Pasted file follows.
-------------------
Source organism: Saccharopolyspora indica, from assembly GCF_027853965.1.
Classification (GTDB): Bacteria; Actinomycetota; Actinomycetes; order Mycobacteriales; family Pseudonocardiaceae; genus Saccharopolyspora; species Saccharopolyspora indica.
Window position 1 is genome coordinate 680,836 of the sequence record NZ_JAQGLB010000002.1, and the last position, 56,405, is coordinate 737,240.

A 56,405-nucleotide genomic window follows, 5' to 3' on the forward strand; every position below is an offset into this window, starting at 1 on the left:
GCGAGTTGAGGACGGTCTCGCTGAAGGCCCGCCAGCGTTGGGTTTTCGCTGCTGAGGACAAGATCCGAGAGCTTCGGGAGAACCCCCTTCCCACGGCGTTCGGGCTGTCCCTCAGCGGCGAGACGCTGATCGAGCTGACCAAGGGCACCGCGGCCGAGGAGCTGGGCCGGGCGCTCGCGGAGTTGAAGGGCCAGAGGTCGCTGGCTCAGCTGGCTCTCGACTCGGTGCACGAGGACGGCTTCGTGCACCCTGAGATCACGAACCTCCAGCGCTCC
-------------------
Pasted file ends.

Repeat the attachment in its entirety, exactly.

Source organism: Saccharopolyspora indica, from assembly GCF_027853965.1.
Classification (GTDB): Bacteria; Actinomycetota; Actinomycetes; order Mycobacteriales; family Pseudonocardiaceae; genus Saccharopolyspora; species Saccharopolyspora indica.
Window position 1 is genome coordinate 680,836 of the sequence record NZ_JAQGLB010000002.1, and the last position, 56,405, is coordinate 737,240.

A 56,405-nucleotide genomic window follows, 5' to 3' on the forward strand; every position below is an offset into this window, starting at 1 on the left:
GCGAGTTGAGGACGGTCTCGCTGAAGGCCCGCCAGCGTTGGGTTTTCGCTGCTGAGGACAAGATCCGAGAGCTTCGGGAGAACCCCCTTCCCACGGCGTTCGGGCTGTCCCTCAGCGGCGAGACGCTGATCGAGCTGACCAAGGGCACCGCGGCCGAGGAGCTGGGCCGGGCGCTCGCGGAGTTGAAGGGCCAGAGGTCGCTGGCTCAGCTGGCTCTCGACTCGGTGCACGAGGACGGCTTCGTGCACCCTGAGATCACGAACCTCCAGCGCTCC